‘Economic destruction’ may lie ahead as oil prices push higher, analyst says
Oil prices are spiraling higher on supply concerns as the Russia-Ukraine crisis develops, and this could lead to demand destruction and an economic recession, according to an oil analyst.
“I’m concerned that we don’t have enough oil at all here, and we need to go to $120 to $150 [per barrel], and then we get into economic destruction,” said Paul Sankey of Sankey Research.
The firm sees oil trading between $100 and $150 per barrel until the situation in Ukraine is resolved, according to a research note.
Oil cargoes from Russia “simply aren’t moving” following the invasion and news of sanctions, despite lower prices, Sankey told CNBC’s “Squawk Box Asia” on Thursday.
“There’s a major, physical, immediate outage that caught an already tight market with very low inventories,” he said.
Everyone is worried that the elevated prices will be highly recessionary, destroy oil demand and slow down many economies, he added.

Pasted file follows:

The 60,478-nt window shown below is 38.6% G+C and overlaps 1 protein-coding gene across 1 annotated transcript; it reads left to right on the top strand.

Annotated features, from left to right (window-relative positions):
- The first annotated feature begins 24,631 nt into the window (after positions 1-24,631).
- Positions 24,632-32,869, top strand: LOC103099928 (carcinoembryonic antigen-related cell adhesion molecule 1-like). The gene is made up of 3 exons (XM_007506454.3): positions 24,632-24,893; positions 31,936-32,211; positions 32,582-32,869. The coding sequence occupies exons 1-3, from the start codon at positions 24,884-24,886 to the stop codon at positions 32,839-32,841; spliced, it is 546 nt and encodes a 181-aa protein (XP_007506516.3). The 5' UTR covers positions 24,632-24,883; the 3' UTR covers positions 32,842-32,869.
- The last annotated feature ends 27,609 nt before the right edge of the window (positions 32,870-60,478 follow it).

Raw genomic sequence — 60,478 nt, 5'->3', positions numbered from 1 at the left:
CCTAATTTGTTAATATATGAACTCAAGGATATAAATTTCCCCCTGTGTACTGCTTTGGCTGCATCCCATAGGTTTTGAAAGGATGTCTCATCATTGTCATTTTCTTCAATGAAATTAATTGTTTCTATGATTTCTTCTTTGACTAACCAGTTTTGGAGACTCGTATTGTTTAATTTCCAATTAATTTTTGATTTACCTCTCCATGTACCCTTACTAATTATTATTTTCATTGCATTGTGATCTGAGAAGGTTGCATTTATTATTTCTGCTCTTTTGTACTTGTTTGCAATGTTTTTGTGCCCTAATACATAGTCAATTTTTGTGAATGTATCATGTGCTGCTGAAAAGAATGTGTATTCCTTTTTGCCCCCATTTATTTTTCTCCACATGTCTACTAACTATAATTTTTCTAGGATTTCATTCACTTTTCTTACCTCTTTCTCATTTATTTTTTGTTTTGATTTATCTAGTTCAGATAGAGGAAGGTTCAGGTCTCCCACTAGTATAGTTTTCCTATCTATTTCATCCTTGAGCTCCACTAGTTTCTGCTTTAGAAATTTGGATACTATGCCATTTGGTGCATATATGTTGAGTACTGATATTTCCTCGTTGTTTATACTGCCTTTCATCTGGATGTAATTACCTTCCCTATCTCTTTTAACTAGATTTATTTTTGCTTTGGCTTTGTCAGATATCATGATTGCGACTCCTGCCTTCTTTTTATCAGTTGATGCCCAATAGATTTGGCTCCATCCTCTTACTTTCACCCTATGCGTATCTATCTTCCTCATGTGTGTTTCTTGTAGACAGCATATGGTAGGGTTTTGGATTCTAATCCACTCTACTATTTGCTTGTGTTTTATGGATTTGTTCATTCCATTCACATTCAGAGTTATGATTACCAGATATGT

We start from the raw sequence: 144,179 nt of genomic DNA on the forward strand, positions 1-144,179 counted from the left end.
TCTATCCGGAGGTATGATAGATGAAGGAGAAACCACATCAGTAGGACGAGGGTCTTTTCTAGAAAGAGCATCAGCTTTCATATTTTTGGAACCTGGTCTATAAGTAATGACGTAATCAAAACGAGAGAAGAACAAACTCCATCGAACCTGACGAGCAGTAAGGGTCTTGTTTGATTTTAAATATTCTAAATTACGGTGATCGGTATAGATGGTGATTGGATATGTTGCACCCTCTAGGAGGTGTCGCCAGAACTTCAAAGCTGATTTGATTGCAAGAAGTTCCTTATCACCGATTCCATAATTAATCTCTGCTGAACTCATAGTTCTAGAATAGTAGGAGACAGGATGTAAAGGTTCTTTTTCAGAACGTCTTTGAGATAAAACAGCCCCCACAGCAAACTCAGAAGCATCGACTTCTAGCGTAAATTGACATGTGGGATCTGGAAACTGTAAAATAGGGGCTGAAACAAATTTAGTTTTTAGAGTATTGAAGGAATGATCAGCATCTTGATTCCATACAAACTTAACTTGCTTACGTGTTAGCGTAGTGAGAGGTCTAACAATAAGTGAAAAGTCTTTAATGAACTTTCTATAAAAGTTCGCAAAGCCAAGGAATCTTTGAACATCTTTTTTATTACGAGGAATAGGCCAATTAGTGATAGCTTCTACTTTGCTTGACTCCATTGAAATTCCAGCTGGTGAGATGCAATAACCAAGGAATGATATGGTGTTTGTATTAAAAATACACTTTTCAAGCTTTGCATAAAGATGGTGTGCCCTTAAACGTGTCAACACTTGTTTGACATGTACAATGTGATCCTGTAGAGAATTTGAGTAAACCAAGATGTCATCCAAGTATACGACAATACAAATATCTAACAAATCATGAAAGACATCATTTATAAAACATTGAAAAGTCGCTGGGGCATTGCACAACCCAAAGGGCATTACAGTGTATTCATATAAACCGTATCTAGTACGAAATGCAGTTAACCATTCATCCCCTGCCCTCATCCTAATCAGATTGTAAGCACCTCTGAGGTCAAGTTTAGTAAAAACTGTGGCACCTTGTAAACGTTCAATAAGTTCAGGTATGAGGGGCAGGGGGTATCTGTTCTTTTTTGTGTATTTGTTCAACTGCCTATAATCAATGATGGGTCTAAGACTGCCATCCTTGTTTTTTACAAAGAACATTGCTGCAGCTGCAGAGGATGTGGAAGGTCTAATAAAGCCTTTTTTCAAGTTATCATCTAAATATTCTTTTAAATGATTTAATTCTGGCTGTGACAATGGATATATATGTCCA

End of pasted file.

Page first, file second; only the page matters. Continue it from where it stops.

Despite the extreme oil price moves, Sankey suggested that it may have been the right call for OPEC and its allies to stick to their small production increase in April as planned.
“The scale of the emergency here is so severe that you probably don’t want to be doing what the Western governments are doing, which is … releasing emergency stocks, leaving yourself with even lower stocks,” he said.
“By the same token, if Saudi and the UAE run down their spare capacity, well, you don’t know what’s going to happen next,” he added.
Pointing to countries such as Libya and Iraq, Sankey said “any risky supply source might go missing,” and oil prices could then leap to $200 per barrel.
OPEC+ is “probably just sitting on their hands here, to see how this plays out,” he said.
Not everyone agrees.
“I think it’s an enormous mistake,” said David Goldwyn, president of Goldwyn Global Strategies, an international energy advisory consultancy.
He singled out Saudi Arabia and the UAE, which have spare capacity to pump more oil, and said they are punishing their primary future market — Asia.
“They’re putting themselves on the wrong side of history, making themselves an unreliable supplier and reminding the world why we wanted to get off Middle East oil in the first place,” he said.
— CNBC’s Sam Meredith contributed to this report.